"So I was honored that the presiding judge asked me to take over the case from Judge Alonso right after he ordered the hearing," Slattery Boyle says with a wink. "I knew exactly what my pals at City Hall needed me to do to save the day."

What was that, Grace Slattery wonders?

"Get rid of the case, Ma."

But that proved to be more difficult than expected, Slattery Boyle explains. Turns out Det. Reynaldo Guevara ("Che Guevara," she unwittingly calls him) took the Fifth rather than testify about his investigation, the victim's widow was ready to repudiate her original testimony and the prosecution's star witness, the heroin addict, would have joined her if he didn't fear perjury charges.

"And that lawyer from Brooklyn kept challenging me," Slattery Boyle continued. "She even accused my friends in the state's attorney's office of paying off the heroin addict." The very thought of Jennifer Bonjean, Serrano's volunteer lawyer, intensifies the sighing and temple-rubbing.

"So it was tough to dump this case. But I did it!" Slattery Boyle boasts.

"How did you do it, Maura?"

"Well, Ma, I didn't let the widow testify for some legal reason I still don't understand," she says. "Then I prevented that loud-mouthed Brooklyn lawyer from mentioning the payoffs -- and I threatened her with contempt for constantly folding her arms. Next I ruled that all the evidence of brutality by Che Guevara, that hard-working detective [or Marxist revolutionary], was irrelevant." Here, Slattery Boyle flashes a devious smile. "But my favorite decision was granting the prosecutors' motion to dismiss the case right in the middle of the hearing!"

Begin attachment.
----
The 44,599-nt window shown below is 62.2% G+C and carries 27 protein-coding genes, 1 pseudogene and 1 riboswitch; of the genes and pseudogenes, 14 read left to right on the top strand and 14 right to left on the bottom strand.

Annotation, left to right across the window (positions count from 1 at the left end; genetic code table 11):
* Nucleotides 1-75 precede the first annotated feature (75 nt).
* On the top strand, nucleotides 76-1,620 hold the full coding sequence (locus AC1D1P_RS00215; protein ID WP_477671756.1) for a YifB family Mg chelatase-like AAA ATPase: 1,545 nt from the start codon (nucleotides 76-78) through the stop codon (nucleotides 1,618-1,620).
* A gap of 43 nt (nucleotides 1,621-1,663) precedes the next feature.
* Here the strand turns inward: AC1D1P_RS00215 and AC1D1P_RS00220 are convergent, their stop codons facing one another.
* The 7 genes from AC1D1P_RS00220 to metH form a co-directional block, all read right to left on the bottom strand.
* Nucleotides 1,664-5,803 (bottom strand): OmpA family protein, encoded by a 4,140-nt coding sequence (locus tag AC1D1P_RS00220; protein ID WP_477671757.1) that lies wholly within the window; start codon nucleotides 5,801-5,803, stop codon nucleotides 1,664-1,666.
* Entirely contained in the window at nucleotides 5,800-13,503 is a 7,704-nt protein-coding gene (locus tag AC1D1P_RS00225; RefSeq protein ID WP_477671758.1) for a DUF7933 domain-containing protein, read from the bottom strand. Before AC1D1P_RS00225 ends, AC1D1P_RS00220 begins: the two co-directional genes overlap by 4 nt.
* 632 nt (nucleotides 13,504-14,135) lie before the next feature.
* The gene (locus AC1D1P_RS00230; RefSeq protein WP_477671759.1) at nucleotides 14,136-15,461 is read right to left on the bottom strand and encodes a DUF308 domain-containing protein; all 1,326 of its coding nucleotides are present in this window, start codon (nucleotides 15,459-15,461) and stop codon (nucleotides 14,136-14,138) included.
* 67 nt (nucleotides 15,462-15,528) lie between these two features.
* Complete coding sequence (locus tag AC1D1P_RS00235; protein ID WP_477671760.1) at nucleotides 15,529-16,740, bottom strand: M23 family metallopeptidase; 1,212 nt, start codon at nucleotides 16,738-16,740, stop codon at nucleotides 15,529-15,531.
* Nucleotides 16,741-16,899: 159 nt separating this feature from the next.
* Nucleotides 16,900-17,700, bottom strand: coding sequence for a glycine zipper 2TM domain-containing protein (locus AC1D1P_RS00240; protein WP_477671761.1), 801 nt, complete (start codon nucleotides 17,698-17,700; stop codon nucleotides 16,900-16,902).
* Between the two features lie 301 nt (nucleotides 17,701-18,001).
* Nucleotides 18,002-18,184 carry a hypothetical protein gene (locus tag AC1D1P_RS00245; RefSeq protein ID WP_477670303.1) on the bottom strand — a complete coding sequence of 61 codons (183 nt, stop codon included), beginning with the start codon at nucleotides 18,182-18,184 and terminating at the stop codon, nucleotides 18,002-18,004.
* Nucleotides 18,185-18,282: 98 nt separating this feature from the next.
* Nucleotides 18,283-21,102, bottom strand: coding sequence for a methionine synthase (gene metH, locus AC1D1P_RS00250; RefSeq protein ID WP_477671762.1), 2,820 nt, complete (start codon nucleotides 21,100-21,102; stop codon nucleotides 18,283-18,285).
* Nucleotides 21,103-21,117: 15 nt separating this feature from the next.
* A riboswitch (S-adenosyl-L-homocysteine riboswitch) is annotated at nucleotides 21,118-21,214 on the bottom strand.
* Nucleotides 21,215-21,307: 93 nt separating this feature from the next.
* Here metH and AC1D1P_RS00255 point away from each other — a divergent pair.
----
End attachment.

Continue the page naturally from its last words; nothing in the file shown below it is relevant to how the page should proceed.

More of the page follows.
"It got a little scary at the end when that Serrano fellow said he was innocent and called me 'a criminal, just like the prosecutors.' Can you imagine?" she shudders. But Slattery Boyle had learned a trick from the master, the original Mayor Daley. "I shut off the mutt's microphone, just like Rich's daddy did when those annoying aldermen tried to argue with him."

"I'm very proud of you, dear, but aren't you worried that something bad might happen to you, like your brother? "

"Nah, Ma, the appeals court might reverse my decisions, but that's about it."

"Does that happen a lot?"

"Hmm, let me think," Slattery Boyle says. "Yeah, a half-dozen times this year so far. There was that nasty heroin case in February where I was partly reversed. Then later that month the justices said I found in favor of the wrong lawyer in a dispute over bail money. In April, they ruled I shouldn't have sided with the cops and threw out a drug conviction, and in May they said I goofed in dismissing an innocence petition in a murder case.

"Another time in May, the appeals court decided that I was wrong to accept a guilty plea in a case involving a Latino who could have been deported. One more. Oh yeah, in June they tossed out my sentence in a drug trafficking case. And that doesn't count all the appeals they haven't ruled on yet, like the Serrano case."

"They're paying a lot of attention to you. My daughter is a big shot!"

"Thanks, Ma. And here's the best part: I get to make even more rulings when they send these cases back to me. So now do you understand what justice means?"

"Sure do. It means our friends win and those mutts lose."

Pamela Cytrynbaum contributed to this article.